The 'supply-and-demand model of labour markets is fundamentally broken'

Mark Metcalfe/Getty Images

  • We have full employment in the US and the UK but extremely low wage growth.
  • The “gig economy” is structured to keep wage levels down even when there are shortages of workers.
  • Underemployment – part-time work – has replaced the role that mass unemployment used to play in the US and the UK.
  • Work now creates inequality, and workers know they cannot get ahead merely by working.
  • That has political consequences: It makes the minimum-wage level one of the most important political issues.

Troy Taylor, the CEO of the Coca-Cola franchise for Florida, was asked at a recent conference of the Federal Reserve’s Dallas branch whether he expected pay raises in the future. The context to the question is that America has ultralow unemployment. In fact, it has even reached what policymakers consider to be full employment, in which essentially everyone who wants a job has one. Wages ought to be rising as workers take advantage.

But Taylor said he didn’t see wages going up anytime soon. “It’s just not going to happen,” Taylor said. “Absolutely not in my business.”

The reason Taylor can be so confident is that employers – and, belatedly, economists – are waking up to the fact that the old-fashioned supply-and-demand model of the labour market is dead. Employers have gained enough power in the marketplace to permanently hold down wages, even when unemployment is as low as 3.9% in the US and 4.2% in the UK.

The old model was simple. It stated that the price of labour was set by supply and demand. If the supply of workers was restricted, wages would inevitably rise as workers switch jobs for better-paid positions or negotiate pay raises for staying.

Right now we are living through the most supply-restricted wage market since the 1970s. There just aren’t extra workers available. In the US, there are 6.7 million job openings but only 6.3 million people looking for work, according to the most recent government numbers.

‘I ain’t gonna work on Maggie’s farm no more’ ought to be the national anthem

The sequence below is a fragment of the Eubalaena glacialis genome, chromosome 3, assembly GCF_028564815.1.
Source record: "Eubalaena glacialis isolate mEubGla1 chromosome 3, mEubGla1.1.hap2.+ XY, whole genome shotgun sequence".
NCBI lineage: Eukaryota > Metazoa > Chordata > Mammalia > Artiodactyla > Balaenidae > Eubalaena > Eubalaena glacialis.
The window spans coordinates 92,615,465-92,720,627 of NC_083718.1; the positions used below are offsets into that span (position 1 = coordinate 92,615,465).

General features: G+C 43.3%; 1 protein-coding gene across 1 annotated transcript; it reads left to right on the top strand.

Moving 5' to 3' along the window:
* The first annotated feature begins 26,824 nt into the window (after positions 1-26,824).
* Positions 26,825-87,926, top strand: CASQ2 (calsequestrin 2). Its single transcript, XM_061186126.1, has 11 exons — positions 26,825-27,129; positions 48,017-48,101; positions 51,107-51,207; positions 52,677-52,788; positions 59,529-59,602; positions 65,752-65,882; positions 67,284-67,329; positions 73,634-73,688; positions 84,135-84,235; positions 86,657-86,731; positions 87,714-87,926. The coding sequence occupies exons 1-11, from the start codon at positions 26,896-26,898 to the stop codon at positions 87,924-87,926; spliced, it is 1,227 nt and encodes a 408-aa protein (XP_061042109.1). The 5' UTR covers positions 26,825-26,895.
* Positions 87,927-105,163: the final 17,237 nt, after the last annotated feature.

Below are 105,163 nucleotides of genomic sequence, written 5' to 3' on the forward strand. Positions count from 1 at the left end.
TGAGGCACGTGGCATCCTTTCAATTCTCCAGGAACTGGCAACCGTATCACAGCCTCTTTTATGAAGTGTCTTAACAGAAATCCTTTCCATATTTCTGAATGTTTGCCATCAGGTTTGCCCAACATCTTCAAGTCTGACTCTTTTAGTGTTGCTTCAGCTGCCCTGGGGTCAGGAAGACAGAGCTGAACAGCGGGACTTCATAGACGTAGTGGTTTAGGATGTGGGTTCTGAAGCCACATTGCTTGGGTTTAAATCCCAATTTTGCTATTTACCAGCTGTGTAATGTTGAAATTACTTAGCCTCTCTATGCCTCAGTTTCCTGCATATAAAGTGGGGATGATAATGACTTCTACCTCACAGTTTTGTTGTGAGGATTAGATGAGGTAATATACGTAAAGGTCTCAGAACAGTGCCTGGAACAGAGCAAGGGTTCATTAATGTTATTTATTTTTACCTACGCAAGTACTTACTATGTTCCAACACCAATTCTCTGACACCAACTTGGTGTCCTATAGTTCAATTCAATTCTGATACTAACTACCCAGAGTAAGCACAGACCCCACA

Job vacancies in the UK are also at a record high.

So this ought to be a golden age for workers. Wages ought to be going up. Employees ought to be able to name their price. “I ain’t gonna work on Maggie’s farm no more” ought to be the national anthem.

And yet, in the US and the UK, wages are stagnant.

In May, wages for workers in the US rose just 0.1%.

‘We have not experienced anything like it for at least 150 years’

It’s a similar picture in the UK, where year-on-year wage growth is about 2%. That’s roughly the same as inflation, meaning that real wages are flat.

Economists are starting to wake up to this strange phenomenon.

Paul Johnson, the director of the Institute for Fiscal Studies, wrote recently: “Astonishingly, real wages remain well below where they were a decade ago. We have not experienced anything like it for at least 150 years.”

Wage growth momentumPantheon Macroeconomics

‘The competitive supply-and-demand model of labour markets is fundamentally broken’

Noah Smith, writing for Bloomberg, believes, “Together with the evidence on minimum wage, this new evidence suggests that the competitive supply-and-demand model of labour markets is fundamentally broken.”

And Martin Beck, the lead UK economist at Oxford Economics, noted that April’s average pay increase was the weakest rise since November. He told clients recently, “But that the economy has reached ‘full employment’ was hard to reconcile with a slowdown in average pay growth.”